The State of New South Wales, 2009. Noxious weed declarations: Anchored water hyacinth. New South Wales, Australia: Department of Primary Industries.

The State of Queensland, 2009. Website of Primary Industries and Fisheries within the Department of Employment, Economic Development and Innovation, Queensland Government. Australia.

Thomaz SM; Bini LM, 1998. [English title not available]. (Ecologia e manejo de macrófitas aquáticas em reservatórios.) Acta Limnol. Brasil, 10:103-116.

University of Florida Herbarium, 2009. University of Florida Herbarium Collections Catalog. Florida Museum of Natural History.

USDA-APHIS, 2006. Federal noxious weed list. USDA Animal and Plant Health Inspection Service.

USDA-ARS, 2009. Germplasm Resources Information Network (GRIN). Online Database. Beltsville, Maryland, USA: National Germplasm Resources Laboratory.

USDA-ARS, 2016. Germplasm Resources Information Network (GRIN). National Plant Germplasm System. Online Database. Beltsville, Maryland, USA: National Germplasm Resources Laboratory.

USDA-NRCS, 2009. The PLANTS Database. Baton Rouge, USA: National Plant Data Center.

USDA-NRCS, 2016. The PLANTS Database. Baton Rouge, USA: National Plant Data Center.

USGS, 2005. Eichhornia azurea. Nonindigenous Aquatic Species Database. Gainesville, Florida: USGS United States Geological Survey.

Val FCdo; Marques MD, 1996. Drosophilidae (Diptera) from the Pantanal of Mato Grosso (Brazil), with the description of a new species belonging to the bromeliae group of the genus Drosophila. Papéis Avulsos de Zoologia (Sâo Paulo), 39(11):223-230.

Walderley MGL; Shepherd GJ; Melhem TS; Giulietti AM, 2005. Flora Fanerogâmica do Estado de São Paulo ([English title not available]), 4. Instituto de Botânica, São Paulo, 1-392.

Westbrooks RG, 1990. Interstate sale of aquatic Federal Noxious Weeds as ornamentals in the United States. Aquatics, 12(2):16-18,24.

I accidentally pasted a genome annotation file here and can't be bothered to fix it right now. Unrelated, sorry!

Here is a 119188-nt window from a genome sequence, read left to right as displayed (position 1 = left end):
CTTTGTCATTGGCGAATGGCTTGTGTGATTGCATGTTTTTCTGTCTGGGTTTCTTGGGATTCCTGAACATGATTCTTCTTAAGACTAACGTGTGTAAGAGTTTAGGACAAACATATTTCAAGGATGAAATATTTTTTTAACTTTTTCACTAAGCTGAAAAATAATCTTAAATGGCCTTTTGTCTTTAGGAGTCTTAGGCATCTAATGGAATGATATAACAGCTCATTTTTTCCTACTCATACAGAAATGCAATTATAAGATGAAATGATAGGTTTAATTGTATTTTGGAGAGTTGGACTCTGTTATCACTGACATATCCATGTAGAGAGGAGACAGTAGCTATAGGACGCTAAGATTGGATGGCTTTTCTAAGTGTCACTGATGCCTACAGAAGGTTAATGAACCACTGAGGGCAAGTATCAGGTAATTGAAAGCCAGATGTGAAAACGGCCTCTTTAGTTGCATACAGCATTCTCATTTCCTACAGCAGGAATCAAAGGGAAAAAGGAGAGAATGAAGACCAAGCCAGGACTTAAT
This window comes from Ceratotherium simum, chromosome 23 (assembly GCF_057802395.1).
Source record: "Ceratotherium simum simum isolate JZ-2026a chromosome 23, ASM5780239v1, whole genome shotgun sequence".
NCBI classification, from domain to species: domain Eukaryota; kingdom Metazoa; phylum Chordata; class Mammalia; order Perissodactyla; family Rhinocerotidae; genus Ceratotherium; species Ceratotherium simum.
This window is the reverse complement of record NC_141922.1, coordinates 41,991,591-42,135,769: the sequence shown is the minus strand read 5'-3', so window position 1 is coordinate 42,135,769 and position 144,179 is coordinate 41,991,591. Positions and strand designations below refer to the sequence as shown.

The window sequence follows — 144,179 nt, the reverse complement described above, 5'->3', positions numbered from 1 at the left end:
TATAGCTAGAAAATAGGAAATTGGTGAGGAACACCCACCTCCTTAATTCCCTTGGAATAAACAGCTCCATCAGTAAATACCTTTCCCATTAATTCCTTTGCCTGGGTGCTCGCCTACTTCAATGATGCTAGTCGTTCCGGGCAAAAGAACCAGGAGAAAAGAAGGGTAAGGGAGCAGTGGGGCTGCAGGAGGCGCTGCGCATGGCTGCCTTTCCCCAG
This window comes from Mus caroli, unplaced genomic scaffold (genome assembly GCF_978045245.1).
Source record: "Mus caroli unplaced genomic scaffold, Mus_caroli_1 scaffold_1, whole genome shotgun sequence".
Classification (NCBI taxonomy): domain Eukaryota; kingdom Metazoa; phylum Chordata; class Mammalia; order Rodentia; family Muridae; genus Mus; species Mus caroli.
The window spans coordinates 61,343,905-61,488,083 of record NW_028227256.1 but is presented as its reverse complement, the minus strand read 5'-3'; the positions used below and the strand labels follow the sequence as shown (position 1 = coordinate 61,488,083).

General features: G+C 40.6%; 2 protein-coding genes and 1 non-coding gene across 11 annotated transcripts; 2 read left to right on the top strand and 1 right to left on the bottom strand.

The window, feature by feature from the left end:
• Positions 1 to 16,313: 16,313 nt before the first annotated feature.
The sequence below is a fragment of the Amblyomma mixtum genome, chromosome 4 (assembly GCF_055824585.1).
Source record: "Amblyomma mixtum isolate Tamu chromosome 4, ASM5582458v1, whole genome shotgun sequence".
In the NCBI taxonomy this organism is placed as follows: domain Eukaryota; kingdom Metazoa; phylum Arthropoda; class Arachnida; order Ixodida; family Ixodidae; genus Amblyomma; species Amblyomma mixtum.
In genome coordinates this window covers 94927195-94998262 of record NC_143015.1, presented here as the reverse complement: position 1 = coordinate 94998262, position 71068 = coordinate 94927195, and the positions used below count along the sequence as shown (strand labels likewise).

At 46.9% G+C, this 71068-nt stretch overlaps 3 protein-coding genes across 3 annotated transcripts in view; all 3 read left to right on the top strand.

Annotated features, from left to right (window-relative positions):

World Checklist of Selected Plant Families, 2009. World Checklist of Selected Plant Families. The Board of Trustees of the Royal Botanic Gardens, Kew.

Distribution References

Anon, 2005. Monocots and Gymnosperms of Puerto Rico and the Virgin Islands. In: Monocots and Gymnosperms of Puerto Rico and the Virgin Islands, [ed. by Acevedo-Rodríguez P, Strong M T]. Washington DC, USA: Smithsonian Institution, Department of Botany National Museum of Natural History. 415 pp.

CABI, Undated. Compendium record. Wallingford, UK: CABI

CABI, Undated a. CABI Compendium: Status inferred from regional distribution. Wallingford, UK: CABI

CABI, Undated b. CABI Compendium: Status as determined by CABI editor. Wallingford, UK: CABI

Champion P D, Clayton J S, 2001. Science for Conservation, 185, 30 pp.

CIRAD, 2008. Eichhornia azurea. In: Centre de coopération internationale en recherche agronomique pour le développement,

EPPO, 2021. EPPO Global database. In: EPPO Global database, Paris, France: EPPO.

Kadono Y, 2004. Alien Aquatic Plants Naturalized in Japan: History and Present Status. Global Environmental Research. 8 (2), 163-169.

Kartesz JT, 2016. Biota of North America. In: BONAP's North American Plant Atlas (NAPA),

Lorenzi H, 1982. (Plantas Daninhas do Brasil)., Nova Odessa San Paulo, Brazil: H. Lorenzi.

National Parks Board, 2016. Flora and fauna web., Singapore, National Parks Board.

Oviedo Prieto R, Herrera Oliver P, Caluff M G, et al, 2012. National list of invasive and potentially invasive plants in the Republic of Cuba - 2011. (Lista nacional de especies de plantas invasoras y potencialmente invasoras en la República de Cuba - 2011). Bissea: Boletín sobre Conservación de Plantas del Jardín Botánico Nacional de Cuba. 6 (Special Issue No. 1), 22-96.

UK, Royal Botanic Gardens (Kew), 2009. Eichhornia azurea. In: World Checklist of Selected Plant Families, London, UK: The Board of Trustees of the Royal Botanic Gardens, Kew.

USA, Missouri Botanical Garden, 2009. Tropicos database. In: Tropicos database, St Louis, USA: Missouri Botanical Garden.

USA, United States Geological Survey (USGS), 2005. Eichhornia azurea. In: Nonindigenous Aquatic Species Database, Gainesville, FL, USA: United States Geological Survey.

USA, University of Florida Herbarium, 2009. Eichhornia azurea. In: University of Florida Herbarium Collections Catalog, Florida, USA: Florida Museum of Natural History.

USDA-ARS, 2009. Cornus sericea. In: Germplasm Resources Information Network (GRIN), Online Database, Beltsville, Maryland, USA: National Germplasm Resources Laboratory.

USDA-NRCS, 2009. Cornus sericea. In: The PLANTS Database, Baton Rouge, LA, USA: National Plant Data Center.

Westbrooks R G, 1990. Interstate sale of aquatic Federal Noxious Weeds as ornamentals in the United States. Aquatics. 12 (2), 16-18, 24.


Top of page

25/11/09 Original text by:

Manuel A. Duenas, Universidad de Cordoba, Dept. de Botanica, Ecologia y Fisiología Vegetal. Edificio C-4, Celestino Mutis, Campus de Rabanales, 4071-Cordoba, Spain

Distribution Maps

Top of page
You can pan and zoom the map
Save map
Select a dataset
Map Legends
  • CABI Summary Records
Map Filters
Third party data sources: